Author: Matthew Barlow

On Photography and Filtering

A few weeks ago, I posted this picture on Instagram.  Immediately, my more smart-arsed friends began to chatter.  I used the hashtag #nofilter, meaning that I did not use an Instagram filter.  Not good enough for the commentariat, though.  They commented on the mental filters, frame filters, and so on as I framed the photo and so on.  They’re not wrong. (The photo, if you are wondering, is of a creek about a mile from my home in Western Massachusetts). Of course this photo was filtered, from the way the creek caught my eye as I walked the dogs,...

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Stars: There Is No Love in Fluorescent Light

Stars There Is No Love in Fluorescent Light (Last Gang Records, 2017) I seriously thought Stars were done after their last album, No One Is Lost (2014). It was the first time in their long career that they sounded out of ideas and, well, done. I was sad. I saw what had to have been one of their first gigs, in a loft in Chinatown, Montreal, some time around 2000. They opened for The Dears. I was hooked (on both bands). So I felt a proprietary interest. Stars wrote one of the best romantic songs in history, ‘Your Ex-Lover is...

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What Happened, a Review

Hillary Rodham Clinton, What Happened (Simon & Schuster) In years of teaching, I have often pointed to Hillary Rodham Clinton as a perfect example of how sexism and misogyny work in political and popular culture. Clinton has long been a target, but she first came onto my radar during Bill Clinton’s presidential campaign in 1992. I remember reporters and the general public trying to wrap their heads around a woman with a career whose husband was running for president; like it was impossible for a woman to do both. Not surprisingly, Clinton dismissed their puzzlement, telling a reporter that “I...

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Fiddler’s Green: RIP Gord Downie

Gord Downie is dead.  This is a sad day.  For better or worse, the Tragically Hip have been the soundtrack of my life.  They have been the soundtrack for almost all Canadians’ lives. In 1989, I worked as a line cook at an IHOP in suburban Vancouver.  There was this dishwasher there, Greg.  He was around my age, maybe a bit older.  But he got me onto the Hip.  I had seen the video for ‘New Orleans is Sinking‘, of course, it was on heavy rotation on MuchMusic.  But Greg got me into the band, and that brilliant début album, Up To Here. Downie’s lyrics were what kept me hooked on the Hip.  Sure, the music was great, but Downie’s lyrics.  He wrote songs that seethed and snarled with energy.  He and his band also wrote some pretty ballads, one of which is the title of this post. Live, Gord Downie was something else entirely.  He was a madman.  All this energy, whirling about the stage, singing and screaming and moaning his lyrics out.  In between songs, he told us, the audience, weird things.  He told us stories.  At Another Roadside Attraction, on Seabird Island in the Fraser Valley of British Columbia, he stopped in between songs.  He stopped still on the stage, crouched, looking out at the audience, his hand shielding his eyes from the light.  It was hot...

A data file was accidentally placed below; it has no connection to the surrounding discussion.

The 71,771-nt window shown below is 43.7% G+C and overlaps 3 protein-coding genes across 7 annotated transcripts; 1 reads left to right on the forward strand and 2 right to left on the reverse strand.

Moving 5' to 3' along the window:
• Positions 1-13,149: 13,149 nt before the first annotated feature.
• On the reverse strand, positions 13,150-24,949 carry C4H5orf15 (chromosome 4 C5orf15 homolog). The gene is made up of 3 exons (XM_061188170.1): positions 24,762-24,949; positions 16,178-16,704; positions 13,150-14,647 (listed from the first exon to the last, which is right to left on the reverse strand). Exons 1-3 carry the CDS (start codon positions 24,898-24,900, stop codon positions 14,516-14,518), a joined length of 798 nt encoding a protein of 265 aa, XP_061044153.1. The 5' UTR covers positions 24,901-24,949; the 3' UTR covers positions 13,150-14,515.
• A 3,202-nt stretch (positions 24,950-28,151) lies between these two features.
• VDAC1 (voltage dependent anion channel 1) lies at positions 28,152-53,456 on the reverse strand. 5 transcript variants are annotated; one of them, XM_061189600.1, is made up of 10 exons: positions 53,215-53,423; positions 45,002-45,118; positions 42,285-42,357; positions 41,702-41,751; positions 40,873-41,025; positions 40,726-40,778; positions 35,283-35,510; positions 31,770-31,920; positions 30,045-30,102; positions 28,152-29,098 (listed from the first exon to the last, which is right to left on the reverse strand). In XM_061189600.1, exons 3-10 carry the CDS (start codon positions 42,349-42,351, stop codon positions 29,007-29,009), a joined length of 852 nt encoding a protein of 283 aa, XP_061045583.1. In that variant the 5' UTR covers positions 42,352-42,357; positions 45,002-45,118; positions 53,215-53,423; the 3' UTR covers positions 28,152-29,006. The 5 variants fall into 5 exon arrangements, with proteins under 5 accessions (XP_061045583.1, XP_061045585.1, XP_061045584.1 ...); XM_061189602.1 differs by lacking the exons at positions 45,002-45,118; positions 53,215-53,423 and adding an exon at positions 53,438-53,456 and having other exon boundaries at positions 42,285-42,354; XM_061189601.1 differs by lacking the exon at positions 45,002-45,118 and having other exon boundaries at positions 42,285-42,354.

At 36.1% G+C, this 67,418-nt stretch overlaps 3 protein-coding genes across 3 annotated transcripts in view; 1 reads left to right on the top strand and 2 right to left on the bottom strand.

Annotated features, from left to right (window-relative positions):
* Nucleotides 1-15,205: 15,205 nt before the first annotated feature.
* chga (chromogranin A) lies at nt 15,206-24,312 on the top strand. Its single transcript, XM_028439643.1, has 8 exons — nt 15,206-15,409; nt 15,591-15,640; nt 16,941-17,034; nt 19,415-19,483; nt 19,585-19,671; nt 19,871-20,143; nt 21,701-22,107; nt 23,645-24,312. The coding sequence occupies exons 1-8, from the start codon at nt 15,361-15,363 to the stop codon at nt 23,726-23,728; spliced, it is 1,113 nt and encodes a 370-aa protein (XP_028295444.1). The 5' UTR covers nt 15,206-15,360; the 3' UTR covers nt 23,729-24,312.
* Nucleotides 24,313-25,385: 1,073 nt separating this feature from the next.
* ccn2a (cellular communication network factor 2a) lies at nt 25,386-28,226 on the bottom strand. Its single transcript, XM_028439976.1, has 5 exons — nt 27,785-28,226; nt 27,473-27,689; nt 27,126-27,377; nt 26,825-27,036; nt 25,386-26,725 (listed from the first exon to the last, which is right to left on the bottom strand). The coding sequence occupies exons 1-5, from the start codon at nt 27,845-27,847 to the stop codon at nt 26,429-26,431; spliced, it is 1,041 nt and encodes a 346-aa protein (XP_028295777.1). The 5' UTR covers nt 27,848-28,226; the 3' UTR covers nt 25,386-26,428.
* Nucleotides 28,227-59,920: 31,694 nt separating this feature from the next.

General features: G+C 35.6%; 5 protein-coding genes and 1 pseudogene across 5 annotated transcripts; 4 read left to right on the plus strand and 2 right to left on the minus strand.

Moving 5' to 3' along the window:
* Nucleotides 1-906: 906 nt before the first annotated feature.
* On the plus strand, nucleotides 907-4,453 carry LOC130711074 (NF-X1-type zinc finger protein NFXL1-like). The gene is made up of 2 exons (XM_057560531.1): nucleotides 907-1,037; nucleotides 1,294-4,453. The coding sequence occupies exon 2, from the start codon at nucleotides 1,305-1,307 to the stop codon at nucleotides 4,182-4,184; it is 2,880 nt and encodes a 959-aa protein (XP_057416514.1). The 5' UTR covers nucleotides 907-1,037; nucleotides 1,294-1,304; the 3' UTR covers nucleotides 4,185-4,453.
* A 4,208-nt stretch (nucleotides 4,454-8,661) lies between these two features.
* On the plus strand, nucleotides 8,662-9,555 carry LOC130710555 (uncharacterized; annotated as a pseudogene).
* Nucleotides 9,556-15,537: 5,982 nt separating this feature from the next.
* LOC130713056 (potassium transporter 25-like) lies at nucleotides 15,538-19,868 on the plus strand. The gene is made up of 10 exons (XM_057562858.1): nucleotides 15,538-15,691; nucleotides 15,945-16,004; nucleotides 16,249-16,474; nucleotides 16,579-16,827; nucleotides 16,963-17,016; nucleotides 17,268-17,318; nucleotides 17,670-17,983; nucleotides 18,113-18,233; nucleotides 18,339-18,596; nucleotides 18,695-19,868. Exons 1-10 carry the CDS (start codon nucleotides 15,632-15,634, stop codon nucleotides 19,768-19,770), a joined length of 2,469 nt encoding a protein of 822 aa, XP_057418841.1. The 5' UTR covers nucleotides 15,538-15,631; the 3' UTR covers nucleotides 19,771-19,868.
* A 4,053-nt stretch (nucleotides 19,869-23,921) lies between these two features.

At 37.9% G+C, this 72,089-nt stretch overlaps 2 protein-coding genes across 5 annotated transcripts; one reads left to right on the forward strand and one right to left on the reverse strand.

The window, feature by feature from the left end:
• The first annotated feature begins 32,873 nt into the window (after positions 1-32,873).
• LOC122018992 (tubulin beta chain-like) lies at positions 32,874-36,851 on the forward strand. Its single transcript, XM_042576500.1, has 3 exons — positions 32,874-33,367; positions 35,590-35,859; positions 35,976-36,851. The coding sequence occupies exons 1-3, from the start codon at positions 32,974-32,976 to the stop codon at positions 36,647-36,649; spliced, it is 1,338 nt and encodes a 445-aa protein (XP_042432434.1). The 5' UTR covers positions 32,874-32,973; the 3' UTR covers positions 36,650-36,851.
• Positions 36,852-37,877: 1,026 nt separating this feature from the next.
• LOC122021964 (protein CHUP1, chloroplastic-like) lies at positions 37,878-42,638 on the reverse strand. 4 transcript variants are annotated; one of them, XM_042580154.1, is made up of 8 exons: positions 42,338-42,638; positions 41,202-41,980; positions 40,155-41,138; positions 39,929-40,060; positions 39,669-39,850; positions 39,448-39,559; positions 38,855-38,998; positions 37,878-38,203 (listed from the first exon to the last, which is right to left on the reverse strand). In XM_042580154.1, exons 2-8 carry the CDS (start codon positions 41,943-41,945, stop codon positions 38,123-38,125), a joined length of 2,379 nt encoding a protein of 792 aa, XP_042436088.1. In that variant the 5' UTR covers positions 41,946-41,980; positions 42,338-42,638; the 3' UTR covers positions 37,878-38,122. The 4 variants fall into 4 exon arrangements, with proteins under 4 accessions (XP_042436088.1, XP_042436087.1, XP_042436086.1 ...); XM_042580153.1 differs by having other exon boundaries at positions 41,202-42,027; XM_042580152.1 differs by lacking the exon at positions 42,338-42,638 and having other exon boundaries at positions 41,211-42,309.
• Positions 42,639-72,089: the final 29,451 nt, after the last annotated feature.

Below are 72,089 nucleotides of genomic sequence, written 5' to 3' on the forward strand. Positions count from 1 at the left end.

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#MeToo: A Public Service Announcement

Since around Sunday afternoon, women have been posting on social media that they have been victims of sexual assault and/or sexual harassment.  My Twitter and Facebook feeds are full of these brave posts, with the hashtag #MeToo.  But, almost immediately, the backlash came.  From men. Yes, men are the victims of sexual assault, too.  Around 10% of rape victims are male, and around 3% of men in the United States have been sexually assaulted.  This is a very real problem.  And the sexual assault of men does not get much coverage in our world.  To be a male survivor of sexual assault is alienating and lonely.  In fact, many of the same things women experience, men experience in the aftermath of being sexually assaulted. But. This male backlash to #MeToo smacks of an attempt to deny women their experiences. It also smacks of ‘All Lives Matter.’ A couple of years ago, at the height of the Black Lives Matter movement, white conservatives began the counterpoint: All Lives Matter.  Well, duh.  Of course all lives matter.  That was never open for debate. No one ever said that because Black Lives Matter, other lives don’t.  But the simple fact was that the discussion was about black lives, which were much more likely to be terminated at the hands of the police than other types of lives. In effect, saying ‘All Lives...

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